Do actors have like a "buddy" system or what?


Watching “The Ranch” on Netflix. A lot of the actors on “That 70’s Show” are also on “The Ranch”.

“Raising Hope”, same thing. A lot of the actors from “My name is Earl”, are also on “Raising Hope”.

So, what’s going on here? Is it just a matter of: “These actors have shown to have chemistry in the past working together, so let’s hire them again.”?

Or is it more like, if one gets as job somewhere, he or she then advocates for their friends to be hired too?

Raising Hope and My Name is Earl were created by the same guy (Gregory Thomas Garcia) - and he apparently likes working with particular actors. Joss Whedon has favorite actors too - so if you see them on Angel, you’ll see them on Buffy, or Firefly too.

TLDR - it’s not the actors who advocate for their friends - it’s the producers/showrunners who choose to work with particular actors on more than one project.

Some directors seek out actors they enjoy working with. Quentin Tarantino, for example has directed Samuel L Jackson in Pulp Fiction (1994), Jackie Brown (1997), Kill Bill: Volume 2 (2004), Inglourious Basterds (2009, uncredited), Django Unchained (2012), and The Hateful Eight (2015).

It’s very common for producers or directors to have a cabal of actors that they really enjoy working with. You’ll find a lot of the same people keep popping up in stuff by the Coen Brothers, Kevin Smith, Michael Schur, Wes Anderson, etc.

A lot of actors and directors have long standing relationships and frequently collaborate on projects.

One that stands out to me is Martin Scorcese working with De Niro/Pesci.

Check this out for more:

It goes back a long way. Director/Producer John Ford had a “stock company” of actors he used over and over. It boiled down to the fact the Ford liked what they brought to a film.

The Three Stooges worked with Emil Sitka, Bud Jameson, and Vernon Dent dozens of times.

Even earlier, Charlie Chaplin worked with Edna Purviance and Eric Campbell in many of his short subjects.

Aaron Sorkin and Josh Malina.

There are some married couples who frequently get cast together or even produce their own projects in which they work together, like Michael Tucker and Jill Eikenberry.

It’s not different from any other industry. Most of us work in jobs where we don’t have the luxury of working with our friends. But if you have the money and the liberty to do so, who wouldn’t want to work with their buddies? In a creative industry, I suspect it is especially important to work with like-minded people you can count on. How often do you hear about people leaving or being fired from a production because of ‘creative differences?’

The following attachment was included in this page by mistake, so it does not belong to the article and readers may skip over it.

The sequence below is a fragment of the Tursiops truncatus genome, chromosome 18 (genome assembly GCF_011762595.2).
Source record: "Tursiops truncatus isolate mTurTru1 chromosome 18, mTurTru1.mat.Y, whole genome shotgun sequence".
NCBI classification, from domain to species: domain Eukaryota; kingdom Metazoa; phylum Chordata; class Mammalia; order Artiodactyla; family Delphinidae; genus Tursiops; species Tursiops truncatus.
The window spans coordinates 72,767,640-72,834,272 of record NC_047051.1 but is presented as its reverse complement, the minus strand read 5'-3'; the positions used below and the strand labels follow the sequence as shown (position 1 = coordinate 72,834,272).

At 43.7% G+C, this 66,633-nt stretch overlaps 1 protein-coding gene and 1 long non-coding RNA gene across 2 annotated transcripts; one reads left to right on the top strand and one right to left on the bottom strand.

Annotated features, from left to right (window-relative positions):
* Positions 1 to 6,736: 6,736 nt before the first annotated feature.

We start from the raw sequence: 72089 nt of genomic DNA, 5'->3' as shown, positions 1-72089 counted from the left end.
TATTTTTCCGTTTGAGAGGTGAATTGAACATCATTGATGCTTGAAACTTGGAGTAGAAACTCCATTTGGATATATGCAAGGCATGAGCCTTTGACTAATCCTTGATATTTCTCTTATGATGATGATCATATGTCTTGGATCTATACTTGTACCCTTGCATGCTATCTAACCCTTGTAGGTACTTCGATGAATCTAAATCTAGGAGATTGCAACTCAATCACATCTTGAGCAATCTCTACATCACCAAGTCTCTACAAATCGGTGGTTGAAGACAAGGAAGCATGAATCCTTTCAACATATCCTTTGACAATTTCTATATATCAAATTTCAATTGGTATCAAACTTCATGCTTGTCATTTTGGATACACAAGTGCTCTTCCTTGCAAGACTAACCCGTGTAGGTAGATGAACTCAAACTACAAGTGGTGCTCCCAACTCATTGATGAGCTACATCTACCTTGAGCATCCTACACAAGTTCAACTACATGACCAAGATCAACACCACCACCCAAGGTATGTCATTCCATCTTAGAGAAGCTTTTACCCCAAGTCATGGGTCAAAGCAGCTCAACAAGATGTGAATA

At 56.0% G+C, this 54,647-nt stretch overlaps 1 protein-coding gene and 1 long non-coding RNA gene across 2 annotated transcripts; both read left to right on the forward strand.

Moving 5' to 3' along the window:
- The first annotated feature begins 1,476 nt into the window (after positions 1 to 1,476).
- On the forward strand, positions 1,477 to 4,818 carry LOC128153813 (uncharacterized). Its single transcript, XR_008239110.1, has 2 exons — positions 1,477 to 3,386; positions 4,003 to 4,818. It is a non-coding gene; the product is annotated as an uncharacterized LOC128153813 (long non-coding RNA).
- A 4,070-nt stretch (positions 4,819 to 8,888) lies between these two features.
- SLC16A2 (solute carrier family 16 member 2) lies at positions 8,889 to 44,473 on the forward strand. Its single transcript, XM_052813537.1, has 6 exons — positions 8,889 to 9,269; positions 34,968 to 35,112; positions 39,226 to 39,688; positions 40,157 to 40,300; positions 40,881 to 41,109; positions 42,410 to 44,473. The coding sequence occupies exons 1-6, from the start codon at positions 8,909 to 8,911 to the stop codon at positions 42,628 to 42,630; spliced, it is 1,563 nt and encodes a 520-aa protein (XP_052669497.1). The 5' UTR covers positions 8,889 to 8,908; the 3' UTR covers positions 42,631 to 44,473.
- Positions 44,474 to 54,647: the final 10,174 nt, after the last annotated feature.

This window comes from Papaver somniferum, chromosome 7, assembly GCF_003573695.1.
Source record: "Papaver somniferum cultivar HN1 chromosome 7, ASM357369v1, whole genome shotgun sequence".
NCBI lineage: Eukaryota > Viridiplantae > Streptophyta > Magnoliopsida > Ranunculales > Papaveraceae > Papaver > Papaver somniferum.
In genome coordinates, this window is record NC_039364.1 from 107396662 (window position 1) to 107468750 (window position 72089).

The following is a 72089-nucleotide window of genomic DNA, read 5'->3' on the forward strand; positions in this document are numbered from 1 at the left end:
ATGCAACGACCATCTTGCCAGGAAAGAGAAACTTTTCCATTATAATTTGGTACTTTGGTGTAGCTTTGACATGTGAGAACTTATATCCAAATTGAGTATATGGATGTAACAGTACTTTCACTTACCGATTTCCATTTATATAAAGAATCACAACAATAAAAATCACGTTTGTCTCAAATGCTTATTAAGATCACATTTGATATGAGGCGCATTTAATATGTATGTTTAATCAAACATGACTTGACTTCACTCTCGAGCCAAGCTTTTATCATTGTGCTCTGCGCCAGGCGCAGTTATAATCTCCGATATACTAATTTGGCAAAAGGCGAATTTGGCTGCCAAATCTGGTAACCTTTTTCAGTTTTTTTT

I’m just guessing here, but I think it might have to do with producers and directors having favorites. Hope that helps.

Would Clint Howard ever work if his brother wasn’t a director?

Tim Burton is very fond of working with Johnny Depp and with Helena Bonham-Carter, and the trio can be found together in the credits of quite a few movies.

I’m assuming Burton’s not fond of Depp in the same way he’s fond of Bonham-Carter.

I suppose not, but the working relationship is still there.

A number of people have correctly mentioned that producers often have a stable of actors they like working with.

But another factor is stunt casting. The hope is that audiences will watch a pairing of actors that they have watched working together in previous productions. Kevin James, for example, worked with Leah Remini on The King of Queens for several years and it was a popular show. A few years later, James has the lead in another sitcom, Kevin Can Wait. When the ratings on that show were low, the producers cast Remini as a regular in an attempt to increase its popularity.

I would also assume it has a strong business side to it besides “they like working with them.” Everything about a movie cost money. Time and mistakes cost money.

You are the director. You can go with an completely unknown, but you may have to do more casting calls. You select a person and you think they will work out but…maybe not. Or you can go with an actor that you don’t know well, but maybe they will be difficult to work with.

If you go with a known quantity, that saves money all around. No restarts because the unknown actor’s talent wasn’t quite up to snuff. No restarts halfway through the production because the lead actor and the director got in a fistfight.

Just like in business, low risk is good.

It’s not just actors. Many directors or producers often work with the same screenwriters, cinematographers, and other behind the camera people.

C’mon, the guy has been biz-zay. Sure there’s a lot of roles like “Theater Janitor” and “Weird Carney”, but it’s work.

That’s not really stunt casting though. Stunt casting is more for guest shots, not introducing a new primary character. So when Ed O’Neill played Katy Sagal’s old high school boyfriend on “Eight Simple Rules”, or half the cast of Cheers showed up on “Becker.”

Or Nimoy turns up on T. J. Hooker, or Robert Culp turns up on the Cosby show.